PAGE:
On the 1 hr 30 min slog back to the car (over yet another summit – although not a 3,000 footer) we were joined by another team. We chatted pleasantly for ages, admiring the twinkling lights of the stars above and towns below, but in my delirium the only things I can recall are that they’d slept the previous night on Mt Snowdon, and that some of them were Irish.
At the end of a roman road the cars awaited. In total we’d covered around 43 km and ascended some 4,000 m, in 20 hours 15 mins. I kissed the car I crawled into. Unfortunately, however, the affection was not mutual, because the lengthy drive to the far end of the mountain ranges, along winding mountain roads, made me violently car-sick when we finally arrived back at Pen y Pass in our weakened states. Regrettably the night walkman-player was nowhere near at the time.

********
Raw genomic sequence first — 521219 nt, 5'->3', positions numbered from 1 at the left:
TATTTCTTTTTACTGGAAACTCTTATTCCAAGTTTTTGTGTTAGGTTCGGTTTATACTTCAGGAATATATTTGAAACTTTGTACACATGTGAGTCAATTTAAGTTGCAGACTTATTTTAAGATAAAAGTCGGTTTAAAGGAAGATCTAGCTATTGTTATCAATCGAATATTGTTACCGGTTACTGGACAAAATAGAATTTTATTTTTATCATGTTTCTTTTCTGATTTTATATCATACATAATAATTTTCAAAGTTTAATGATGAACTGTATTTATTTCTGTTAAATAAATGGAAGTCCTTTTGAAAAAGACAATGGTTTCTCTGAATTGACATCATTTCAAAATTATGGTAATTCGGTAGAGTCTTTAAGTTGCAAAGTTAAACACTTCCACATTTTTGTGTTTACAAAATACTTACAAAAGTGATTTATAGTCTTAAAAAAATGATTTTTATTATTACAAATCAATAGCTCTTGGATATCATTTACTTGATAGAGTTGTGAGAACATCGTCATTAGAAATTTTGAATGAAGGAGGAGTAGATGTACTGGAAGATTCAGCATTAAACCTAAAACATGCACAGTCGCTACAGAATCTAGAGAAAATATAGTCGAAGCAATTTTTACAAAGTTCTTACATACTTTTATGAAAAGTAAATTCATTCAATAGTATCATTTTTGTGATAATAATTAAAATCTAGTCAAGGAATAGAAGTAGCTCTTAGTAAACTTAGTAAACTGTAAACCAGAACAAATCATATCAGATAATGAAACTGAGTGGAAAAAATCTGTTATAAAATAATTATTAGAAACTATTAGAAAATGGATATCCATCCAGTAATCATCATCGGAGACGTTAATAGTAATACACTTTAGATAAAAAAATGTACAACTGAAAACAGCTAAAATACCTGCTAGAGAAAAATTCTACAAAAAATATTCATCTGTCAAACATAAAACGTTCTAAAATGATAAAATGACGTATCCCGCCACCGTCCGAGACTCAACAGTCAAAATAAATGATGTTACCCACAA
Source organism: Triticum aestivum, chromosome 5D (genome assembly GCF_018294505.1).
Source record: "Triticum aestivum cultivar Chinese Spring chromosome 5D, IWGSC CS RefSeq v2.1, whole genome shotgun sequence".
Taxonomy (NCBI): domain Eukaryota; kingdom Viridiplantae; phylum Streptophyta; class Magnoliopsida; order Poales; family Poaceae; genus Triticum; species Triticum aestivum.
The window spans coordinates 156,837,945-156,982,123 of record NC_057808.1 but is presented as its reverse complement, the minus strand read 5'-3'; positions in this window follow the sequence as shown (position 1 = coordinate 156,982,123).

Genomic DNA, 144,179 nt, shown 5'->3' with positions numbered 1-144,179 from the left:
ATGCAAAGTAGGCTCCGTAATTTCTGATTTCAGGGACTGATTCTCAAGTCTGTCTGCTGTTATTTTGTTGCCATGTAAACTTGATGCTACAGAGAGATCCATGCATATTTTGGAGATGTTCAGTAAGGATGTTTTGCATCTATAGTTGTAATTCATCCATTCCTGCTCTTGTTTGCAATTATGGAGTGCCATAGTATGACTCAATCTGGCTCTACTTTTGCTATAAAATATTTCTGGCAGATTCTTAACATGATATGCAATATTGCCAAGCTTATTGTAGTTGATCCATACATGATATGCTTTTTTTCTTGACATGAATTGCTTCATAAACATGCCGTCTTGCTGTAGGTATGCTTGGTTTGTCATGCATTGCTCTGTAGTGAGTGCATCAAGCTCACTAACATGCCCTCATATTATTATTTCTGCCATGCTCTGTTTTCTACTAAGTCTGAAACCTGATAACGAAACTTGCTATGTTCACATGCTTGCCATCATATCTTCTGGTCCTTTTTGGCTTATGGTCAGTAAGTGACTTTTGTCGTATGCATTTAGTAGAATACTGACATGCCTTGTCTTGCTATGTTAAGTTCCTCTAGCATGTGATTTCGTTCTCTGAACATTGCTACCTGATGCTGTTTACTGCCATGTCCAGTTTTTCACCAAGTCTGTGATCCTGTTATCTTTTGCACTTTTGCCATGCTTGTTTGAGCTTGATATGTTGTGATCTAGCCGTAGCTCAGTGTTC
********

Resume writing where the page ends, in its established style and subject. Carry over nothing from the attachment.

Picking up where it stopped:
After rotating through the showers we crawled into our bunks around 2 am, where most of us slept like corpses. As I staggered out black-eyed to breakfast at 9 am, however, I encountered Kirsch, who had apparently been up for hours and had already hiked half way up Snowdon and skipped(!!) back down. The only one of to live locally, her mountain training had apparently resulted in a supernaturally-fast recovery. After our first disordered breakfast we headed down to Betws y Coed for another. It’s very important to carbohydrate re-load!
Days later, the team has largely recovered, and wild plans are being hatched for future vegan adventures. You may see some of them appear at http://www.extremevegansports.org/ in time. Although I don’t know what will happen next I believe in always being prepared, and so I’ve already started eating as much vegan cake as I can…